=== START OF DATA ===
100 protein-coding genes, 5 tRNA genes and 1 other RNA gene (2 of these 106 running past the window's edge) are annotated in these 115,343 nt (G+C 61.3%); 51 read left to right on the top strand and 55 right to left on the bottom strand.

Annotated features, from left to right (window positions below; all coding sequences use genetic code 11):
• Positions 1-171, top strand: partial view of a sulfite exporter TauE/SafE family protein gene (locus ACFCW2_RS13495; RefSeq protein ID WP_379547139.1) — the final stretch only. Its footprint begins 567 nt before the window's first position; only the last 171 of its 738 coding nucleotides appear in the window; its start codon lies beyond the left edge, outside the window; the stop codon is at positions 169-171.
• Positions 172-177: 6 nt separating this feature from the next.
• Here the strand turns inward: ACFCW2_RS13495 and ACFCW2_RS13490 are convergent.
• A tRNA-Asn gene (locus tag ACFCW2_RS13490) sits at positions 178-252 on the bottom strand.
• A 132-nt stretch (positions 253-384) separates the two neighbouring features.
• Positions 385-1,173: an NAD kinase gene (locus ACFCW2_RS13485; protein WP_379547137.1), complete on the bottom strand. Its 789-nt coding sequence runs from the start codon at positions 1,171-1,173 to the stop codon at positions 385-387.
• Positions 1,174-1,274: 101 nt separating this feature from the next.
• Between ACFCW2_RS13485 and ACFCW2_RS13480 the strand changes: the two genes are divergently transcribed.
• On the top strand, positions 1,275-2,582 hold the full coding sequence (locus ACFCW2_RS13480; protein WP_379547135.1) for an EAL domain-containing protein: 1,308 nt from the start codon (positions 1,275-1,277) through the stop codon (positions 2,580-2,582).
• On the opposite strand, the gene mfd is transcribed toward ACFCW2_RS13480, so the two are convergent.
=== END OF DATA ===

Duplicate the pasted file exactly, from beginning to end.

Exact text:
100 protein-coding genes, 5 tRNA genes and 1 other RNA gene (2 of these 106 running past the window's edge) are annotated in these 115,343 nt (G+C 61.3%); 51 read left to right on the top strand and 55 right to left on the bottom strand.

Annotated features, from left to right (window positions below; all coding sequences use genetic code 11):
• Positions 1-171, top strand: partial view of a sulfite exporter TauE/SafE family protein gene (locus ACFCW2_RS13495; RefSeq protein ID WP_379547139.1) — the final stretch only. Its footprint begins 567 nt before the window's first position; only the last 171 of its 738 coding nucleotides appear in the window; its start codon lies beyond the left edge, outside the window; the stop codon is at positions 169-171.
• Positions 172-177: 6 nt separating this feature from the next.
• Here the strand turns inward: ACFCW2_RS13495 and ACFCW2_RS13490 are convergent.
• A tRNA-Asn gene (locus tag ACFCW2_RS13490) sits at positions 178-252 on the bottom strand.
• A 132-nt stretch (positions 253-384) separates the two neighbouring features.
• Positions 385-1,173: an NAD kinase gene (locus ACFCW2_RS13485; protein WP_379547137.1), complete on the bottom strand. Its 789-nt coding sequence runs from the start codon at positions 1,171-1,173 to the stop codon at positions 385-387.
• Positions 1,174-1,274: 101 nt separating this feature from the next.
• Between ACFCW2_RS13485 and ACFCW2_RS13480 the strand changes: the two genes are divergently transcribed.
• On the top strand, positions 1,275-2,582 hold the full coding sequence (locus ACFCW2_RS13480; protein WP_379547135.1) for an EAL domain-containing protein: 1,308 nt from the start codon (positions 1,275-1,277) through the stop codon (positions 2,580-2,582).
• On the opposite strand, the gene mfd is transcribed toward ACFCW2_RS13480, so the two are convergent.